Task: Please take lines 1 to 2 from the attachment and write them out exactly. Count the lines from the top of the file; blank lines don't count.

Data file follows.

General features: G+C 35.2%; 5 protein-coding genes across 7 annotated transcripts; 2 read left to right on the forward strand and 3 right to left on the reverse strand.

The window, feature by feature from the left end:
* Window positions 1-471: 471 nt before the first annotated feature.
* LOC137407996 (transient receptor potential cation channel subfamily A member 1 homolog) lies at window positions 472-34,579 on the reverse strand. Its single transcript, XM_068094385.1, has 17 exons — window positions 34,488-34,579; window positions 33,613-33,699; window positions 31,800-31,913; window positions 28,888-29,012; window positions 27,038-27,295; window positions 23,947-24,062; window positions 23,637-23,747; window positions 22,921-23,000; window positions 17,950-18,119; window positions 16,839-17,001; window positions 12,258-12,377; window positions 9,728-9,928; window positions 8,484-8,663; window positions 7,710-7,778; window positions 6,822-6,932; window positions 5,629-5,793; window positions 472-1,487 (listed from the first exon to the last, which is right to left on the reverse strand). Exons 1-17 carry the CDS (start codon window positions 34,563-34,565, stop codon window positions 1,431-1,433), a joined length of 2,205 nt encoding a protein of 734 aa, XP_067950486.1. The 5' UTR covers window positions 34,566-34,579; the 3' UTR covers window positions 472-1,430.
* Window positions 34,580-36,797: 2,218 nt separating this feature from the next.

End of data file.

General features: G+C 35.2%; 5 protein-coding genes across 7 annotated transcripts; 2 read left to right on the forward strand and 3 right to left on the reverse strand.

The window, feature by feature from the left end: